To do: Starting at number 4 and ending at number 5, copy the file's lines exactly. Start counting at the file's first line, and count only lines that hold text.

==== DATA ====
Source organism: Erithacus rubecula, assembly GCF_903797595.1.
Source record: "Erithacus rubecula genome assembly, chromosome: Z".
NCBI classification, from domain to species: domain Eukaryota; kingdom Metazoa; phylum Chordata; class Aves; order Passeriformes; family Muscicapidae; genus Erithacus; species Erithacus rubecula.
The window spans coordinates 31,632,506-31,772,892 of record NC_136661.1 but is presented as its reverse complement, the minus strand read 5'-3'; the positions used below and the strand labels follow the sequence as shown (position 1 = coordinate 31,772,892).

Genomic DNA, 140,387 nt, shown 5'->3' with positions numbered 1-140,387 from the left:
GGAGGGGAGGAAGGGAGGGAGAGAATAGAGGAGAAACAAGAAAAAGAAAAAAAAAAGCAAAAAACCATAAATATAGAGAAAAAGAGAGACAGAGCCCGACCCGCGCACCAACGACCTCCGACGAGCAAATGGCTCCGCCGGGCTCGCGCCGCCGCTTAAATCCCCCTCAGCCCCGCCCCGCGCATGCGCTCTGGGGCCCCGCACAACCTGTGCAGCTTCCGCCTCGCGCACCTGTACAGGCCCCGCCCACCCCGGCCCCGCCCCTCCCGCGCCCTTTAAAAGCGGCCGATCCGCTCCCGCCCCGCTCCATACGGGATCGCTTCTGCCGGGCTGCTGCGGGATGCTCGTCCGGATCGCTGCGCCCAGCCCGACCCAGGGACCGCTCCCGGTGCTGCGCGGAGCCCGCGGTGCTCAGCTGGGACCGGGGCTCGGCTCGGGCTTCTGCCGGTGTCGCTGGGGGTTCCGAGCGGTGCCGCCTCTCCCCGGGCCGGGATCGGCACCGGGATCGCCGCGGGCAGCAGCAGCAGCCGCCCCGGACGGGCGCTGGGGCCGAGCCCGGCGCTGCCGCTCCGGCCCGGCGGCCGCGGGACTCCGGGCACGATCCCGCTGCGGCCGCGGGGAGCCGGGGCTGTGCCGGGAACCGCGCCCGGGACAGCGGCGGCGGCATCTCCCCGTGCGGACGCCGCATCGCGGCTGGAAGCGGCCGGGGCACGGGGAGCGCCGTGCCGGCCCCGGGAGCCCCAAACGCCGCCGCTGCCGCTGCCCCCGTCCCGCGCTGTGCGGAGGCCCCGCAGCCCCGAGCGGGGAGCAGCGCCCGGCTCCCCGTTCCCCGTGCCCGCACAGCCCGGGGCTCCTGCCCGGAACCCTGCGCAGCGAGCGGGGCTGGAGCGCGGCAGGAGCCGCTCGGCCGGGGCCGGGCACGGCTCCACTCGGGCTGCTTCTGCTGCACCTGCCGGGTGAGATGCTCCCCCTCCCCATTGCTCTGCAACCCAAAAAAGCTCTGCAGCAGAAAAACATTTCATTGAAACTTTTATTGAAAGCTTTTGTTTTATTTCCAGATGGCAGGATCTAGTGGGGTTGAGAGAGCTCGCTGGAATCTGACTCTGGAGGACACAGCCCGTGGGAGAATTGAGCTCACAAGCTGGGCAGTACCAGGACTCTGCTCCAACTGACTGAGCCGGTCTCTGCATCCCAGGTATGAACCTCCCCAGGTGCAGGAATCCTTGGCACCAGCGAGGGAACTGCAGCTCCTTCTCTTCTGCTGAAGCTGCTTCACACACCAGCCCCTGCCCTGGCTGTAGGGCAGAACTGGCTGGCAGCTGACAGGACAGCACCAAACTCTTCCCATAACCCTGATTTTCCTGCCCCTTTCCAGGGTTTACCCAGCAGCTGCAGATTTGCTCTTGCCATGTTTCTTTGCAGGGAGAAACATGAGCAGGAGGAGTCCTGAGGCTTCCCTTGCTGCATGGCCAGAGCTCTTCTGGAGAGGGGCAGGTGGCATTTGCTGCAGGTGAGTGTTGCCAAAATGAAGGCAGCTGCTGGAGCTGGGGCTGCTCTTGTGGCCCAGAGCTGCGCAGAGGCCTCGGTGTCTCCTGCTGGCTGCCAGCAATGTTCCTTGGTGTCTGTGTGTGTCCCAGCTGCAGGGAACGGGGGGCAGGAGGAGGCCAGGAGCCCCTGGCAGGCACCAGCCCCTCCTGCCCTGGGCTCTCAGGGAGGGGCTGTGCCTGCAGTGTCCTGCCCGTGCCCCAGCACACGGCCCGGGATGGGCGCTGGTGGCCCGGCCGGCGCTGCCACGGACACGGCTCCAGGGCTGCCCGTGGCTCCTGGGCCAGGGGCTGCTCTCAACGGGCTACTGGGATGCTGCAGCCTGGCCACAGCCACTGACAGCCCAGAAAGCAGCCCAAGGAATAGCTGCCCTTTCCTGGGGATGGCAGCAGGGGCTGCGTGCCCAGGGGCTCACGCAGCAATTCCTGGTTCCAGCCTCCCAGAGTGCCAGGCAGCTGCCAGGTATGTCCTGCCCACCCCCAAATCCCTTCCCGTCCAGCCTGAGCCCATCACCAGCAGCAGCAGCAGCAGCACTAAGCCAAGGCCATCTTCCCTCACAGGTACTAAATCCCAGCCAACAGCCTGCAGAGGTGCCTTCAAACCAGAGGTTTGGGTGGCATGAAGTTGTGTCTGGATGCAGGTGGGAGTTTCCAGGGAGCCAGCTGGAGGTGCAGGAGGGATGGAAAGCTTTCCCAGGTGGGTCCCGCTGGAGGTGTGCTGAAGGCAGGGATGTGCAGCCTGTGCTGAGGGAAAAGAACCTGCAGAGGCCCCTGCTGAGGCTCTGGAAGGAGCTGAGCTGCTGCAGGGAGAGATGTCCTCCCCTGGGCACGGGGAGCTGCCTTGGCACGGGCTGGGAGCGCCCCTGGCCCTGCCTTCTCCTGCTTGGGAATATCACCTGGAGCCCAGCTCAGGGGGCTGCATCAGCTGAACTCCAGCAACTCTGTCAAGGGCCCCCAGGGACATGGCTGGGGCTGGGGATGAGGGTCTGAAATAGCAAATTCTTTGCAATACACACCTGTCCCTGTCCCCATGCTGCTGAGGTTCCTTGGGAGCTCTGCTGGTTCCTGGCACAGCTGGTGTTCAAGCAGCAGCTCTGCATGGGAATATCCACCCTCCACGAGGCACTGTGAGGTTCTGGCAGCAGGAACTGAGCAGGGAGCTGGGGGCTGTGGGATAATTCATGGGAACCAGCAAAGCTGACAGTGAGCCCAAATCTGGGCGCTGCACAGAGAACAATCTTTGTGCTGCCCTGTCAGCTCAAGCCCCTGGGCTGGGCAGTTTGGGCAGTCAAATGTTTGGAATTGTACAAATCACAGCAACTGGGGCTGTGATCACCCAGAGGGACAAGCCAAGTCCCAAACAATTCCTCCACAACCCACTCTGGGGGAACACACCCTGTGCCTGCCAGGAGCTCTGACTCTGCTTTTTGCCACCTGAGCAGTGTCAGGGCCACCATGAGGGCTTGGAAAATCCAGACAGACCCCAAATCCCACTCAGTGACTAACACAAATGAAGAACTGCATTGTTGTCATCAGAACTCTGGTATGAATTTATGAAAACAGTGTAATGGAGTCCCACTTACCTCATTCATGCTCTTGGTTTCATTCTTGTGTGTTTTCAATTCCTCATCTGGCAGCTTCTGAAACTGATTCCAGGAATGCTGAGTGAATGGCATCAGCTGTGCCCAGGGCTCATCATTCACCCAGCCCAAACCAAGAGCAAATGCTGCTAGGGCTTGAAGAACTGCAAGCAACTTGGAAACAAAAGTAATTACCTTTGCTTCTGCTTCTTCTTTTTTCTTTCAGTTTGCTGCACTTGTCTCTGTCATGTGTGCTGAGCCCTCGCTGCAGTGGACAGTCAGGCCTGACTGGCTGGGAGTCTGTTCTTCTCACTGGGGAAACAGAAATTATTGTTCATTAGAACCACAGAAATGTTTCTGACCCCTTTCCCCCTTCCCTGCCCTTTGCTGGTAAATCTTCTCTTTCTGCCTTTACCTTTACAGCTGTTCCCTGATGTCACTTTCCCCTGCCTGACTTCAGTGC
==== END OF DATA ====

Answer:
The window spans coordinates 31,632,506-31,772,892 of record NC_136661.1 but is presented as its reverse complement, the minus strand read 5'-3'; the positions used below and the strand labels follow the sequence as shown (position 1 = coordinate 31,772,892).

Genomic DNA, 140,387 nt, shown 5'->3' with positions numbered 1-140,387 from the left: